Options trading is in many respects similar to futures trading (see Chapter 2). An exchange has a number of members (individuals and firms) who are referred to as having seats on the exchange. Membership of an exchange entitles one to go on the floor of the exchange and trade with other members.

Market Makers

Most options exchanges (including the CBOE) use a market maker system to facilitate trading. A market maker for a certain option is an individual who will quote both a bid and an ask price on the option whenever he or she is asked to do so. The bid is the price at which the market maker is prepared to buy and the ask is the price at which the market maker is prepared to sell. At the time the bid and the ask are quoted, the market maker does not know whether the trader who asked for the quotes wants to buy or sell the option. The ask is of course higher than the bid and the amount by which the ask exceeds the bid is referred to as the bid-ask spread. The exchange sets upper limits for the bid-ask spread. It must be no more than $0.25 for options priced at less than $0.50; $0.50 for options priced between $0.50 and $10, $0.75 for options priced between $10 and $20, and $1 for options priced over $20.

The existence of the market maker ensures that buy and sell orders can always be executed at some price without any delays. Market makers therefore add liquidity to the market. The market makers themselves make their profits from the bid-ask spread. They use some of the schemes that will be discussed later in this book to hedge their risks.

The Floor Broker

Floor brokers execute trades for the general public. When an investor contacts his or her broker to buy or sell an option, the broker relays the order to the firm's floor broker in the exchange on which the option trades. If the brokerage house does not have its own floor broker, it generally has an arrangement whereby it uses either an independent floor broker or the floor broker of another firm.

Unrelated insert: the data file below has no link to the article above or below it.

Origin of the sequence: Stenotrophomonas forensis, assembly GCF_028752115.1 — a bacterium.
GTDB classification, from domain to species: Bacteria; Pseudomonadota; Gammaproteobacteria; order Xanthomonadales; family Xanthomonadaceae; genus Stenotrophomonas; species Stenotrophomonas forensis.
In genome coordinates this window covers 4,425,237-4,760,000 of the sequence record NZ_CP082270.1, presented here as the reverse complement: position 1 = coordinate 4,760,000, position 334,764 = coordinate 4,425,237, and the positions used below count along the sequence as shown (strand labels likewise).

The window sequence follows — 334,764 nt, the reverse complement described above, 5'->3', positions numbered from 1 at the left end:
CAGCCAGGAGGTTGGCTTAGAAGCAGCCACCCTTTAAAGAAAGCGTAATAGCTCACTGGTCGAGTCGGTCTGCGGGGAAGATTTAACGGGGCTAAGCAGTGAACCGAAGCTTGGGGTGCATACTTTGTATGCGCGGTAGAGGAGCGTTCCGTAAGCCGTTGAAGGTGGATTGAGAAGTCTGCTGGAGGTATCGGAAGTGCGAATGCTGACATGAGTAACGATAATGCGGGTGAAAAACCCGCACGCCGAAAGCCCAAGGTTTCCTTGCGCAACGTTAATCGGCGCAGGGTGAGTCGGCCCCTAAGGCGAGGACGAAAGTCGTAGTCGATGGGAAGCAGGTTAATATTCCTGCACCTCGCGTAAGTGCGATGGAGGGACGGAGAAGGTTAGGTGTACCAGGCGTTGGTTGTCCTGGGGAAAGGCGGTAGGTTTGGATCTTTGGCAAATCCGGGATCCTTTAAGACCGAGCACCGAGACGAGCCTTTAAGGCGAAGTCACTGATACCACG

The floor broker trades either with another floor broker or with the market maker. A floor broker may be on commission or may be paid a salary by the brokerage house for which he or she executes trades.

The Order Book Official

Many orders that are relayed to floor brokers are limit orders. This means that they can only be executed at the specified price or a more favorable price. Often when a limit order reaches a floor broker, it cannot be executed immediately. (For example, a limit order to buy a call at $5 cannot be executed immediately when the market maker is quoting a bid of $4| and an ask of $5 j.) In most exchanges, the floor broker will then pass the order to an individual known as the order book official (or board broker). This person enters the order into a computer along with other public limit orders. This ensures that as soon as the limit price is reached, the order is executed. The information on all outstanding limit orders is available to all traders.

The market marker/order book official system can be contrasted with the specialist system which is used in a few options exchanges (e.g., AMEX and PHLX) and is the most common system for trading stocks. Under the specialist system, an individual known as the specialist is responsible for being a market maker and keeping a record of limit orders. Unlike the order book official, the specialist does not make information on limit orders available to other traders.

Offsetting Orders

An investor who has purchased an option can close out his or her position by issuing an offsetting order to sell the same option. Similarly, an investor who has written an option can close out his or her position by issuing an offsetting order to buy the same option.

If, when an options contract is traded, neither investor is offsetting an existing position, the open interest increases by one contract. If one investor is offsetting an existing position and the other is not, the open interest stays the same. If both investors are offsetting existing positions, the open interest goes down by one contract.

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